TV on Disc: ‘Show Me a Hero,’ ‘Mr. Robot,’ ’12 Monkeys,’ and the rest of the best of recent TV on disc

Show Me a Hero (HBO, Blu-ray, DVD), a six-hour HBO miniseries developed by David Simon (The Wire) and William F. Zorzi from the non-fiction book by Lisa Belkin and directed by Paul Haggis (with a subtlety and nuance I didn’t know he had in him), stars Oscar Isaac as Nick Wasicsko, a city councilman who became the mayor of Yonkers in 1988 with an anti-public housing campaign at a time when resentment to the court-ordered low income housing was so fierce it bordered on hysteria.

A drama on public housing policy and city politics may not sound like the makings of compelling drama but Show Me a Hero showcases what Simon does best: exploring real-life events and issues through a dramatic lens that puts politics, economics, and social justice in personal terms.

Wasicsko runs an underdog campaign against a five-term incumbent by riding the wave of anger over the city’s “capitulation” to the court (after delaying for years through failed appeals). When the last of the appeals is rejected, Wasicsko resigns himself to the inevitable but the middle- and working-class white population that elected him sees it as a betrayal of their support and he suddenly finds himself in the impossible position of negotiating a deal that will pass the city council and meet the legal obligation, or face crippling contempt fines that could bankrupt the city in a month. He does the right thing for the city and is punished for it, destroyed by the very anger he stoked to get elected. The politics of denial drives the city elections and the city council meetings for years to come.

Sound like any political culture we know?

While Wasicsko is at the center of the story, he is only one character in an expansive canvas that encompasses not just the politicians but the white homeowners resisting change (Catherine Keener, whose bedrock civility gets carried away by the mob passions) and the folks struggling to make a life for themselves in the crime-ridden projects, from a health-care worker going blind from diabetes (LaTanya Richardson Jackson) to a single mother from the Dominican Republic whose best option is leave her children back in the DR while she supports them from Yonkers. The superb cast also includes Bob Balaban, Jim Belushi, Jon Bernthal, Alfred Molina, Peter Riegert, and Winona Ryder.

The tragedy evoked in the show’s title (the complete quote by F. Scot Fitzgerald is “Show me a hero and I’ll write you a tragedy”) is Wasicsko’s obsessive quest to get back into elected office. While others are able to accept change and evolve their understanding, Wasicsko becomes a political junkie who needs the affirmation of election and he betrays friends and former colleagues along the way.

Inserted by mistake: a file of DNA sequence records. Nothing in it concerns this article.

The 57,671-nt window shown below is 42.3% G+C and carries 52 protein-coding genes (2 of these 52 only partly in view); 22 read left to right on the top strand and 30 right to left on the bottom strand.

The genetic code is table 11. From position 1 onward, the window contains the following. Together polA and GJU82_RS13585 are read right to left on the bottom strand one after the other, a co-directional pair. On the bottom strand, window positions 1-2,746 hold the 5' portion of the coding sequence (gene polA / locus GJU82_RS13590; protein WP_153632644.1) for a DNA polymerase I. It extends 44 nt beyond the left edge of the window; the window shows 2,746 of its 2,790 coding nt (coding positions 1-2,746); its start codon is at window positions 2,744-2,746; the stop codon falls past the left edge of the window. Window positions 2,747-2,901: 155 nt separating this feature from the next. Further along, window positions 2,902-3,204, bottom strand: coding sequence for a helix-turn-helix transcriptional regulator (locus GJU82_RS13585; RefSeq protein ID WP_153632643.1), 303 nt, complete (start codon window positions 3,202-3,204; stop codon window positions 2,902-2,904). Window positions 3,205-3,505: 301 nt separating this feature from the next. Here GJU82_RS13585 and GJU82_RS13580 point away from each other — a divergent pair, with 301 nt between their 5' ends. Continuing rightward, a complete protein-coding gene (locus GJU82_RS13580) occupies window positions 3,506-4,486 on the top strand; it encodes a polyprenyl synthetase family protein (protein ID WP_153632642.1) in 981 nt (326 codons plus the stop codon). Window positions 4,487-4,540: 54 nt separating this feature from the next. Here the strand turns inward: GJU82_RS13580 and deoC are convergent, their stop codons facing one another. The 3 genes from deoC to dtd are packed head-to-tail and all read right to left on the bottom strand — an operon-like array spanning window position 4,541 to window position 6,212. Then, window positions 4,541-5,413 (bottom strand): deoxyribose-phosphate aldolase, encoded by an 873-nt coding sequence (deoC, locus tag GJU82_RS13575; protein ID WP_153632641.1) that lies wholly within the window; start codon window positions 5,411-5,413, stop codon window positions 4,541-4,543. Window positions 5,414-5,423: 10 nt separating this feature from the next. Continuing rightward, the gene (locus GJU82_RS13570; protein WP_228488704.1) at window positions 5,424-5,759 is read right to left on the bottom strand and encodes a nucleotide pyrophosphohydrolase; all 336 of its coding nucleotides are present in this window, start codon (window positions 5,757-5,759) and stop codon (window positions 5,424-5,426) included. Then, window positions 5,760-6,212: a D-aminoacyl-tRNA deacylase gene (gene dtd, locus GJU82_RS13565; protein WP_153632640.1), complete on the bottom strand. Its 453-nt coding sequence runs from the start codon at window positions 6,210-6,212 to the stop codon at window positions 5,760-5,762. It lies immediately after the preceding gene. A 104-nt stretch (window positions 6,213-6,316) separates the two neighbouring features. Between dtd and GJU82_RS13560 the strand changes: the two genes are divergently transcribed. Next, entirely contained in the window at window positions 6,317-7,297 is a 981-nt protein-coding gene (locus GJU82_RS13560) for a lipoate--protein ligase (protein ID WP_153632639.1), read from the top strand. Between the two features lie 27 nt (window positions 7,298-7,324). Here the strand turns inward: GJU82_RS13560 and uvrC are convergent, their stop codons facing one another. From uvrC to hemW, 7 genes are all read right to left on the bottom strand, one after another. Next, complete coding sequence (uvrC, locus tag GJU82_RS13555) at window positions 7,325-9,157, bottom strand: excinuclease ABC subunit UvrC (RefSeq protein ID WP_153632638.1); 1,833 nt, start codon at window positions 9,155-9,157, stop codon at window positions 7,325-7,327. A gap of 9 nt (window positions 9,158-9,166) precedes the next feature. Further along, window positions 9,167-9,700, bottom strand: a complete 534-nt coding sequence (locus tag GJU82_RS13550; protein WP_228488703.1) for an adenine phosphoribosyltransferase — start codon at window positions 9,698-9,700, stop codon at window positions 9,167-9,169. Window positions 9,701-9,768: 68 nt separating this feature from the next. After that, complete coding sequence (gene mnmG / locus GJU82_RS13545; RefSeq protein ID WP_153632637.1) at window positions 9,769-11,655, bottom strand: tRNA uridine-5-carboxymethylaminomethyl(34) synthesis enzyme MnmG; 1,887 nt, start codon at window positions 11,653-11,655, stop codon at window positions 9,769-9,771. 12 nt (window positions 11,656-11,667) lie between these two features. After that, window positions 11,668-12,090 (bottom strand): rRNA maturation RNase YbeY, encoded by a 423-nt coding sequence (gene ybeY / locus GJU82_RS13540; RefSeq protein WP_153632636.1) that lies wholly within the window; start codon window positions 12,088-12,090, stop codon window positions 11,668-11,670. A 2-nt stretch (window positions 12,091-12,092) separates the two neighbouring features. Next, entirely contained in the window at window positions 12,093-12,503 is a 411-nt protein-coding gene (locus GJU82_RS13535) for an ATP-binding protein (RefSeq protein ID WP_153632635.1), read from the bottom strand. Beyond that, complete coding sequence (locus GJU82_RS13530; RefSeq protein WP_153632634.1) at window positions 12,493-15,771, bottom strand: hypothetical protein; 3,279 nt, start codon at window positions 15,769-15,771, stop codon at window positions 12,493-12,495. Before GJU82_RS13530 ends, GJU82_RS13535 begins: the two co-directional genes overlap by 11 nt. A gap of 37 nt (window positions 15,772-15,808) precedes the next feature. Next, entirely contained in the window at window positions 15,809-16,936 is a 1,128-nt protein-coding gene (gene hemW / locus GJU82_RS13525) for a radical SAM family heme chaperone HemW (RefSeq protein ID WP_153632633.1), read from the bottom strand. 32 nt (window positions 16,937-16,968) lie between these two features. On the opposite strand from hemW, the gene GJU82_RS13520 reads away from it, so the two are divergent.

Simply put, this is one of the best TV productions of 2015 and a startlingly relevant portrait of the politics of anger and opposition at all costs.

And don’t skip the end credits: pictures of the real-life people are shown side-by-side with the actors, a reminder that this fiction comes from real life.

The Blu-ray and DVD editions include the featurette “Making Show Me a Hero,” somewhat misleadingly described as “an extended look at the series’ production” but is, at just over six minutes, more promotional short than documentary.

MrRobotS1Mr. Robot: Season One (Universal, Blu-ray, DVD) – “There’s a powerful group of people out there who are secretly running the world.”

Rami Malek, who has given impressive performances in small roles for years, takes the lead in this cerebral conspiracy drama as Elliot, an intense, socially awkward hacker who works for a computer security outfit by day and metes out justice by night. It may make him sound like a superhero but Elliot is emotionally troubled and unstable, self-medicating to keep his equilibrium and spying on everyone in his life to discover their secrets. He’s recruited by a cabal of revolutionary hackers called fsociety, led by an enigmatic anarchist known as “Mr. Robot” (played by Christian Slater) to hack a powerful corporation known as Evil Corp and erase the debts of millions of citizens. Portia Doubleday is his professional colleague and best friend, bonded by a shared tragedy, Carly Chaikin a fellow hacker whose true identity is revealed in one of the show’s great twists, and Gloria Reuben (E.R.) his concerned therapist, one of the few people that Elliot genuinely cares about (which he expresses in his own destructive way).

It has an element of science fiction but it’s more of a conspiracy thriller viewed from the perspective of a schizophrenic hero, whose dryly witty narration reveals his tormented mind. He’s paranoid and has hallucinations and the series keeps us locked in his perspective, slowly sorting out what’s real from what’s in his head. The series, created by relative newcomer Sam Esmail, borrows from Fight Club and V for Vendetta(among other films and pop-culture artifacts) but takes the portrait of corporate power, cyber-crime, and grass-roots activists as anarchist hackers into unexpected directions. It earned rave reviews during its summer season debut and won two Golden Globes. A second series is scheduled for summer 2016 on USA.

10 episodes on Blu-ray and DVD, with a featurette and deleted scenes.